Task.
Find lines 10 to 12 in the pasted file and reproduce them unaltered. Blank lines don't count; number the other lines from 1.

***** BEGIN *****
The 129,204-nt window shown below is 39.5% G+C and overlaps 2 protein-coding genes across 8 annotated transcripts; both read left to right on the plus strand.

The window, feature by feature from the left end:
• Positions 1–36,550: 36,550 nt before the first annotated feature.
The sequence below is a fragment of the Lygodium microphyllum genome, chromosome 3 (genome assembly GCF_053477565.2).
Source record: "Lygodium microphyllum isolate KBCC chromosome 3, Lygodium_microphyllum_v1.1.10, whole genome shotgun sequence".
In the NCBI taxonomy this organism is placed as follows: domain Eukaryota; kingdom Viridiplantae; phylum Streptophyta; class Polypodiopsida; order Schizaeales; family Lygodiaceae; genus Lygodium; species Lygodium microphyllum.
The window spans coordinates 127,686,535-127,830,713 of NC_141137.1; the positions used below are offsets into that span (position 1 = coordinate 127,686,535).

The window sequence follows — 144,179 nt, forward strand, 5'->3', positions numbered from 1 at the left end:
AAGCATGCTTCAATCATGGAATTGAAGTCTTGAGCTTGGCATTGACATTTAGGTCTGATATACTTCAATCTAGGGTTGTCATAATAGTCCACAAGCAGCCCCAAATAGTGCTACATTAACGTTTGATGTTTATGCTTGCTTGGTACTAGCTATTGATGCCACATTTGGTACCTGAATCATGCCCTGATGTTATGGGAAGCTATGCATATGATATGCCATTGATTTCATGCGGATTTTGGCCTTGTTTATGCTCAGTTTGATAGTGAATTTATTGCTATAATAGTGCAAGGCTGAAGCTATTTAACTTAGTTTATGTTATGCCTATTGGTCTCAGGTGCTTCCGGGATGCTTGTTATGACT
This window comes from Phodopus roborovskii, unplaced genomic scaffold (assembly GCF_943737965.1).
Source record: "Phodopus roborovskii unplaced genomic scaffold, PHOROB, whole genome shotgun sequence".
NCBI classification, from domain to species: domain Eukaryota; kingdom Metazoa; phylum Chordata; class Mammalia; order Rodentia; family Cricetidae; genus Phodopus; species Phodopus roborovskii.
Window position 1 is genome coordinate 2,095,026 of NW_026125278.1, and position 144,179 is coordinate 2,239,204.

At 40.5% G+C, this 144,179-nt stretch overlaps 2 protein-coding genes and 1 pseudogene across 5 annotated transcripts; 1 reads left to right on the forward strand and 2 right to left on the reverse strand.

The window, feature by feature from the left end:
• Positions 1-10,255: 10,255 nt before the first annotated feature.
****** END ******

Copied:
This window comes from Phodopus roborovskii, unplaced genomic scaffold (assembly GCF_943737965.1).
Source record: "Phodopus roborovskii unplaced genomic scaffold, PHOROB, whole genome shotgun sequence".
NCBI classification, from domain to species: domain Eukaryota; kingdom Metazoa; phylum Chordata; class Mammalia; order Rodentia; family Cricetidae; genus Phodopus; species Phodopus roborovskii.